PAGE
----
"I found similarities between many of the people we helped. Most felt they had an incomplete personality and lacked confidence and a sense of security. They came from tough backgrounds and endured parents who fought or uneducated grandparents," she said.
This sort of background often leads to people endeavoring to prove themselves to their family, and depression builds slowly before the floodgates open when they are adults, she added. She appealed for more volunteers in different fields and locations to join the group, the only NGO in China dedicated to preventing suicide.
Yin Feng, a psychological counselor in Singapore, joined the Tree Hole Rescue Team in August 2018, after it was recommended by an old classmate who works in AI.
"I've been working to help families with mental illnesses in Singapore to recover and rebuild their relationships. I hope that one day, my experience here will help Huang and me to devise a family recovery therapy that is suitable for Chinese people and all of society," the 43-year-old said.
In her 18 months with the group, Yin has helped about 100 troubled people, mostly students or young people in the initial stages of their working lives.
In June, she noticed a level 7 message that Intelligent Agent had obtained. The message, posted by a young man in the Chinese mainland, said: "I want to leave the world. I have no desire to stay here. I'm in poor physical condition and my psychological endurance is weak. I have lost the courage to face the future."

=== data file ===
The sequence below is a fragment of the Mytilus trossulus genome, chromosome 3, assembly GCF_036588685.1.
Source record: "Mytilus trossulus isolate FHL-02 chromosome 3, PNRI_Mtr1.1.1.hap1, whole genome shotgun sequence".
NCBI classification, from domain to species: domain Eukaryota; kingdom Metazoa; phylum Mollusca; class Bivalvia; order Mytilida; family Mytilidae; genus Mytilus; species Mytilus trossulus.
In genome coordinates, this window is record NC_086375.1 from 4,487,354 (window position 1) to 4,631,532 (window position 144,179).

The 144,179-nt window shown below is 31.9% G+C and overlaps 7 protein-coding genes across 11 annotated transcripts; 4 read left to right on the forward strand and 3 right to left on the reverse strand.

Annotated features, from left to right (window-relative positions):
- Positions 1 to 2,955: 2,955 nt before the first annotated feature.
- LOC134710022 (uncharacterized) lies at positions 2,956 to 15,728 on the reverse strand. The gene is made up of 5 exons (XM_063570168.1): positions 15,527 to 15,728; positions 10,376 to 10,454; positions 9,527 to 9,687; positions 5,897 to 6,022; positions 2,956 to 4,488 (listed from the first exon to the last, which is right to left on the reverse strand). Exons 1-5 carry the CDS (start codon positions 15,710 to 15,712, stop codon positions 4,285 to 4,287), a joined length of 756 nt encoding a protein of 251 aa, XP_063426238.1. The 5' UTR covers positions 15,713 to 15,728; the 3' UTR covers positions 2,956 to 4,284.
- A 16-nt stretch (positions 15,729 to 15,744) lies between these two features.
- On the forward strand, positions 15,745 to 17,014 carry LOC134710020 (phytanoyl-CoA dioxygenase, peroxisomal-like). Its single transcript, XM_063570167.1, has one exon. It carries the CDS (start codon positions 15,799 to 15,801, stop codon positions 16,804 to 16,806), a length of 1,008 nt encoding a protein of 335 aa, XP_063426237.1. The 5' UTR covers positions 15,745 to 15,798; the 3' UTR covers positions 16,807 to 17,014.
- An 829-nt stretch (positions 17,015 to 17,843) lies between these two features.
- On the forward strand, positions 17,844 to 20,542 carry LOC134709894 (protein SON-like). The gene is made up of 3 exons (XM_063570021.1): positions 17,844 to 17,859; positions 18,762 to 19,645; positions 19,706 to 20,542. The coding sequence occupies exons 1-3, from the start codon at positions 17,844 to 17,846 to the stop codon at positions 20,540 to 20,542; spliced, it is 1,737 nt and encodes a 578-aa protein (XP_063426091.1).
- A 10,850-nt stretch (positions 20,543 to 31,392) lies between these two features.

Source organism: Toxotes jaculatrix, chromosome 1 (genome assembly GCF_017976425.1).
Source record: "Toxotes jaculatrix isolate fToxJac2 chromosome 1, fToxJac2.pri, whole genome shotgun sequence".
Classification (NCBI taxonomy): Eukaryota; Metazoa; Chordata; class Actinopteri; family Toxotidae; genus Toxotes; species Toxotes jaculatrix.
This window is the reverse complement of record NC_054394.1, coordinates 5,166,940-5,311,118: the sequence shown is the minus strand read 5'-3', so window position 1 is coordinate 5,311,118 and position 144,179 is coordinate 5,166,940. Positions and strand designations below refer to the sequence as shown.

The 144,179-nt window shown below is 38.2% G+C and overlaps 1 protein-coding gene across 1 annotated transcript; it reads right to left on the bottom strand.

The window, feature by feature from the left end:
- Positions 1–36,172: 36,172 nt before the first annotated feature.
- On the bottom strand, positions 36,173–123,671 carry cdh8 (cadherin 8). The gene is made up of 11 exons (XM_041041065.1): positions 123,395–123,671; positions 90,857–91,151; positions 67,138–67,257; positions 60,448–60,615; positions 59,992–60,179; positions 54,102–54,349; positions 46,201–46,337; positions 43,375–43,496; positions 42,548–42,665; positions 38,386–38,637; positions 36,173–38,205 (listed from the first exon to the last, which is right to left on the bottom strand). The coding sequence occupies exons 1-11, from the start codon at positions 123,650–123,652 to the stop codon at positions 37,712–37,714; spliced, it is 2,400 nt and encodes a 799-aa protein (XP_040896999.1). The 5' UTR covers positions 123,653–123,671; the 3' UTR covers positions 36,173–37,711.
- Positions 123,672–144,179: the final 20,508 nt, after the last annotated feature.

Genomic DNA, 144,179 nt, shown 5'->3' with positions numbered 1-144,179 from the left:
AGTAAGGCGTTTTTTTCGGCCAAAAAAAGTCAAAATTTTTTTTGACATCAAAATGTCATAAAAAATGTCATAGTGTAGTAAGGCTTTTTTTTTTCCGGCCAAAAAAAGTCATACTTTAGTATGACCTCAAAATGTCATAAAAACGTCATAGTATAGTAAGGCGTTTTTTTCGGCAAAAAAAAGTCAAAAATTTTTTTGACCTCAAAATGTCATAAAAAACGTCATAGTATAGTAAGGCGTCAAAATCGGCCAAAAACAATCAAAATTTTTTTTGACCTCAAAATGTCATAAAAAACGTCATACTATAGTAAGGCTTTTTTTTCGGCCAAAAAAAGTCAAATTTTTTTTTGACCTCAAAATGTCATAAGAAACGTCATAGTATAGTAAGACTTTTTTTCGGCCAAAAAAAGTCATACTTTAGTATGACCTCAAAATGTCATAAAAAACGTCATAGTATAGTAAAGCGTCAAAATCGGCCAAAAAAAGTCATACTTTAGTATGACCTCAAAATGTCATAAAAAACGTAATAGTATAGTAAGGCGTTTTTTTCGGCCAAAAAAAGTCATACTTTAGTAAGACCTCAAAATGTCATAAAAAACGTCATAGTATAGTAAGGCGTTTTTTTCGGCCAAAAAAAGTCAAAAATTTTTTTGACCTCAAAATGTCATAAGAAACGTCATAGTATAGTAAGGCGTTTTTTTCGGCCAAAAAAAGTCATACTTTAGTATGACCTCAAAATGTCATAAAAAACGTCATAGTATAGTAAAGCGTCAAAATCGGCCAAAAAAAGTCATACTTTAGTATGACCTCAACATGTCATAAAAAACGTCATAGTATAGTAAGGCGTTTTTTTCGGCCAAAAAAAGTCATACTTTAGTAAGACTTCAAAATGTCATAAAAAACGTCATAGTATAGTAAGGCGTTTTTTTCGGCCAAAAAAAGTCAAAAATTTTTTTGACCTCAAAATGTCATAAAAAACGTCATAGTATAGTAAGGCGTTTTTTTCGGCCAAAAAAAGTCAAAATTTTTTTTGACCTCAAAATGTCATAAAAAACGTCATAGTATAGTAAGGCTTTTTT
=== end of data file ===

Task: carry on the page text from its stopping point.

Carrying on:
Yin started communicating with the young man to learn more.
"He often expressed a pessimistic attitude toward life and told me he had failed to make his first choice in the college entrance exam due to his poor physical condition. He had been unhappy for his whole college life," she said.
During their messaging sessions, she suggested he see a doctor. The young man was later diagnosed with moderate depression.
"Once, he told me by WeChat that he was giving up on life. I immediately reported his name, university and major to Huang and other team members. One of them, who happened to be a former staff member at the young man's university, called his teacher," Yin said.
Eventually, intervention by the university and the young man's family prevented a potential suicide and he was sent home for professional treatment.
"It was one of the most successful missions I have participated in, which was also due to the university's great awareness of mental illness," Yin said, adding that team members refer to those they help as "Tree Hole babies".
When the "babies" complain about the prejudice, even discrimination, they face, Yin tells them to treasure themselves and live good lives.
"We may not change others' perceptions right now, but we are entitled to speak for ourselves and receive professional treatment. Only when we are hopeful can we enlighten more people. We will keep each other company," she said.